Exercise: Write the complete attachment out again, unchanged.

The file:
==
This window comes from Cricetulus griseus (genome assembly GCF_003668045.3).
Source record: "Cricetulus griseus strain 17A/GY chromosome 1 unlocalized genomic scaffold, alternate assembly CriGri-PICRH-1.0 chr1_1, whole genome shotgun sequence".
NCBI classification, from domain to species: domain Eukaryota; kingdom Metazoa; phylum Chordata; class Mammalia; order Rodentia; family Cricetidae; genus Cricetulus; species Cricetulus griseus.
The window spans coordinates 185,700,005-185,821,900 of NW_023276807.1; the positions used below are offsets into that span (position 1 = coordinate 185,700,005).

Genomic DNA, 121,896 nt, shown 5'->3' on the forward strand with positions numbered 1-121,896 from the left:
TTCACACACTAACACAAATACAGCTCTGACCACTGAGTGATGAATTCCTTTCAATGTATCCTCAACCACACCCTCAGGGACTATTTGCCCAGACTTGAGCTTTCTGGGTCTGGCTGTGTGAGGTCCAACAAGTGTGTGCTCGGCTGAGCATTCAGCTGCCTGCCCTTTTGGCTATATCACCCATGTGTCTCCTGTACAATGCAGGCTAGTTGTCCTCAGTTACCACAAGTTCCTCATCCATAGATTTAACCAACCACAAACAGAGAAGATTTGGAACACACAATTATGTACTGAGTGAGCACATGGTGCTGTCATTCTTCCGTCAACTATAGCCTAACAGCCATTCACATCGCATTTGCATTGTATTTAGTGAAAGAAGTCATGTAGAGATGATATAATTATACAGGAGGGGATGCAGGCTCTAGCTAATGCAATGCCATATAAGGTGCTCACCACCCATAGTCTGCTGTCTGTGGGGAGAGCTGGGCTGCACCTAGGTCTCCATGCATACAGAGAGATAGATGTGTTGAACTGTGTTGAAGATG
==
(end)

This window comes from Cricetulus griseus (genome assembly GCF_003668045.3).
Source record: "Cricetulus griseus strain 17A/GY chromosome 1 unlocalized genomic scaffold, alternate assembly CriGri-PICRH-1.0 chr1_1, whole genome shotgun sequence".
NCBI classification, from domain to species: domain Eukaryota; kingdom Metazoa; phylum Chordata; class Mammalia; order Rodentia; family Cricetidae; genus Cricetulus; species Cricetulus griseus.
The window spans coordinates 185,700,005-185,821,900 of NW_023276807.1; the positions used below are offsets into that span (position 1 = coordinate 185,700,005).

Genomic DNA, 121,896 nt, shown 5'->3' on the forward strand with positions numbered 1-121,896 from the left:
TTCACACACTAACACAAATACAGCTCTGACCACTGAGTGATGAATTCCTTTCAATGTATCCTCAACCACACCCTCAGGGACTATTTGCCCAGACTTGAGCTTTCTGGGTCTGGCTGTGTGAGGTCCAACAAGTGTGTGCTCGGCTGAGCATTCAGCTGCCTGCCCTTTTGGCTATATCACCCATGTGTCTCCTGTACAATGCAGGCTAGTTGTCCTCAGTTACCACAAGTTCCTCATCCATAGATTTAACCAACCACAAACAGAGAAGATTTGGAACACACAATTATGTACTGAGTGAGCACATGGTGCTGTCATTCTTCCGTCAACTATAGCCTAACAGCCATTCACATCGCATTTGCATTGTATTTAGTGAAAGAAGTCATGTAGAGATGATATAATTATACAGGAGGGGATGCAGGCTCTAGCTAATGCAATGCCATATAAGGTGCTCACCACCCATAGTCTGCTGTCTGTGGGGAGAGCTGGGCTGCACCTAGGTCTCCATGCATACAGAGAGATAGATGTGTTGAACTGTGTTGAAGATG